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‘Pakt’ split MLP from Norway’s Taake and Whoredom Rife showcases Norway’s brilliant black metal scene

Posted by on February 18, 2020

Review:  Pakt MLP Split  – Taake and Whoredom Rife (Terratur Possessions)

While there are many acts out there calling themselves “black metal” these days, there’s no doubt that the Norwegian bands, specifically from the Bergen scene, hold the torch for the most authentic representation of 2nd wave black metal. And Terratur Possessions, aptly based in Norway, presents a split MLP entitled Pakt, which showcases scene legends Taake with newer, exciting upstart Whoredom Rife. The result of the two bands coming together for this four song split is likely the best black metal you’ll hear all year.

Taake first presents “Ubeseiret” which translates to “Undefeated” in English, and how appropriate for Taake. So many people have tried to take this band down and for so many years, and Hoest and company just keeps rising above. The song itself is another original Taake masterwork that, like many of the band’s classic works, incorporates traditionally “non-metal” instruments into the composition. You might recall the banjo solo in “Myr” and the mouth harp on “Over Bjoergvin,” so loyal Taake fans might only be a bit surprised to hear steel string guitar in the last minute of the track. A novel texture that, yet again, cements the innovativeness that main man Hoest has become famous for in the scene. The song itself is a cross between traditional black metal but with some catchy groove. There’s a little bit of prog in there as the song goes through three unique time changes. It is a new direction for Taake, but still undoubtedly a signature work.

 

Taake’s second track is a Sisters of Mercy cover, “Heartland.” Another dark 80’s cover that Hoest clearly digs and works magic with. Think for example, “Cold,” originally done by the Cure on the Kulde EP and “Lars Hertervig” by De Press on Baktanker. In this cover of “Heartland,” Hoest swaps the acoustic guitar as the focal instrument used by Sisters of Mercy for a fuzzy, distorted bass along with a distorted vocal in the first few minutes of the track.  He takes a dark, gothic song and makes it even darker and much more inaccessible to the casual listener. This, of course, is the genius behind Taake – putting his own stamp on classic songs that most would never even imagine of doing. The resulting arrangements that Hoest comes up with are novel yet familiar and deeply immersive.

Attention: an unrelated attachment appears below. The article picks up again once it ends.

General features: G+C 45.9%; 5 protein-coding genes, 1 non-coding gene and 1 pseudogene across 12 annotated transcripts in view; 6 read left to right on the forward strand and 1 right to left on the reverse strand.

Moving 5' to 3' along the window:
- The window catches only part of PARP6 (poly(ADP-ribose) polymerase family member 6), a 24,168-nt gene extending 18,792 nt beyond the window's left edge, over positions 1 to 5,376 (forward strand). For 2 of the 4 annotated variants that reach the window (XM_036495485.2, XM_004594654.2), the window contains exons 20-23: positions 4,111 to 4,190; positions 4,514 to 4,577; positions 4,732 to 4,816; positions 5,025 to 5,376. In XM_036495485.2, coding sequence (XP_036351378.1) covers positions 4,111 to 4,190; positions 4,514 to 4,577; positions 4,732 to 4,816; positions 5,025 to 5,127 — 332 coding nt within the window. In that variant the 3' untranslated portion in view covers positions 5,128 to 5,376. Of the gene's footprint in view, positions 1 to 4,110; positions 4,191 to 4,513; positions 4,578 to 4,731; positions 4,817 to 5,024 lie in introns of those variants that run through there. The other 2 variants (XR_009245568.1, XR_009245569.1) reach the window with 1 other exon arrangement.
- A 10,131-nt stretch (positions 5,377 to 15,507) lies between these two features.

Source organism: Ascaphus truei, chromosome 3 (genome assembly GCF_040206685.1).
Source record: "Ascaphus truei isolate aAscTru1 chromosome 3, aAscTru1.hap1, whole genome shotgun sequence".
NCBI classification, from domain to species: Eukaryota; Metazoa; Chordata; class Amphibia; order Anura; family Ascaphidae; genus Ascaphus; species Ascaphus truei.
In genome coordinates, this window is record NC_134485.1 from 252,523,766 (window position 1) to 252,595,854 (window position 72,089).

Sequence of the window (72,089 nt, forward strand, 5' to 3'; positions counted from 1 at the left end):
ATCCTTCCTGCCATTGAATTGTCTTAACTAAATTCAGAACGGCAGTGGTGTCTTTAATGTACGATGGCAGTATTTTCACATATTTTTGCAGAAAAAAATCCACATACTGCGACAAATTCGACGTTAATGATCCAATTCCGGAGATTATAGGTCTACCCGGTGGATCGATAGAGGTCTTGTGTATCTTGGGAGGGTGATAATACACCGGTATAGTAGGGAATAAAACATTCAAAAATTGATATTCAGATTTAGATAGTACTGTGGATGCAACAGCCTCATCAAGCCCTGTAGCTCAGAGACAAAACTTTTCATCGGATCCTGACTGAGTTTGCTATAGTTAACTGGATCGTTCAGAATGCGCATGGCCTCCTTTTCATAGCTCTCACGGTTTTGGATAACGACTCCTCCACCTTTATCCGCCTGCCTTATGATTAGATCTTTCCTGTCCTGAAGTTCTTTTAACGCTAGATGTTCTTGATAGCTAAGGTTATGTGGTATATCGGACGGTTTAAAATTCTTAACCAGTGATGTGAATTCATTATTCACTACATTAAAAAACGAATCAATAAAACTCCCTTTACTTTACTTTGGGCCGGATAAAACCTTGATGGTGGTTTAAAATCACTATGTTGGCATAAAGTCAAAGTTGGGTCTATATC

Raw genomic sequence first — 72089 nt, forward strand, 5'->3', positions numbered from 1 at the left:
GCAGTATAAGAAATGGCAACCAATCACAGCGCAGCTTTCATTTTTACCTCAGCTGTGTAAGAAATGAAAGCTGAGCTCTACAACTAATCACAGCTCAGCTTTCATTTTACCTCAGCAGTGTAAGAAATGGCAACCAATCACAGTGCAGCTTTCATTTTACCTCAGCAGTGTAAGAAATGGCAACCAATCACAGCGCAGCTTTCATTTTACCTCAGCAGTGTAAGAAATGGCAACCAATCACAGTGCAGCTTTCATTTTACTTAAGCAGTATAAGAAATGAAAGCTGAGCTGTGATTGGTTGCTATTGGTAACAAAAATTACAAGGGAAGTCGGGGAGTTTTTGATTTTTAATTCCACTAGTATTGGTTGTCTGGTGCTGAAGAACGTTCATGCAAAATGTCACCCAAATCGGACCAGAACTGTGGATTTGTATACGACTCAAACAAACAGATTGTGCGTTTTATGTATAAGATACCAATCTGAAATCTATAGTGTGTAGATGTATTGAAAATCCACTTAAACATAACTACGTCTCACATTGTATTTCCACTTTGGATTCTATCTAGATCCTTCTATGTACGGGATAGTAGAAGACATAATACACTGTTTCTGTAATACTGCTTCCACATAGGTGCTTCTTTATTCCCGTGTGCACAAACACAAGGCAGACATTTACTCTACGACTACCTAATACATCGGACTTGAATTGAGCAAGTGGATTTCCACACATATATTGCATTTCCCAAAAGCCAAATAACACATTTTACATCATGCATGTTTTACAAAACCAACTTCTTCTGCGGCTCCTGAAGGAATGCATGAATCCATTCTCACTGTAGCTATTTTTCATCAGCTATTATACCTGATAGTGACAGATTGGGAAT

Hoest plays all instruments on both tracks including the use of 12 string and steel string acoustic guitar for the very first time in Taake’s recorded history.

The Whoredom Rife songs offer a nice contrast. Their first track is “From Nameless Pagan Graves,” which is a straight ahead, cold and desolate tremolo second wave black metal song that demonstrates just how true to form these Norwegians are. It’s everything you think Whoredom Rife should be. The second track, however, “En Lenke Smidd I Blod,” is a slower more brooding track with great rhythms and a clear melody that vocalist K.R. really embraces. Four minutes into the song, over just the right amount of keyboards, is some atmospheric tremolo guitar from V. Einride. It’s a reflexive track and not something I’d expect from this band, but I really loved being surprised when I heard this. This is quickly becoming one of my favorite Whoredom Rife songs.

Without any doubt, Pakt is a must buy. The trouble, for most, however, is going to be getting this record. Like almost all Taake records, when the limited editions are sold out, that’s it.  This particular record is going to be released on Norway’s Terratur Possessions label and will be distributed online via Germany’s Van Records. Keep checking the Terratur website and also Svartekunst Productions for information on release. Order early as you can, because, for real, these will sell out immediately.

Taake begins a Spring tour with Kampfar and Necrowretch (who’s newest record we review here) in March in Europe.

 

 

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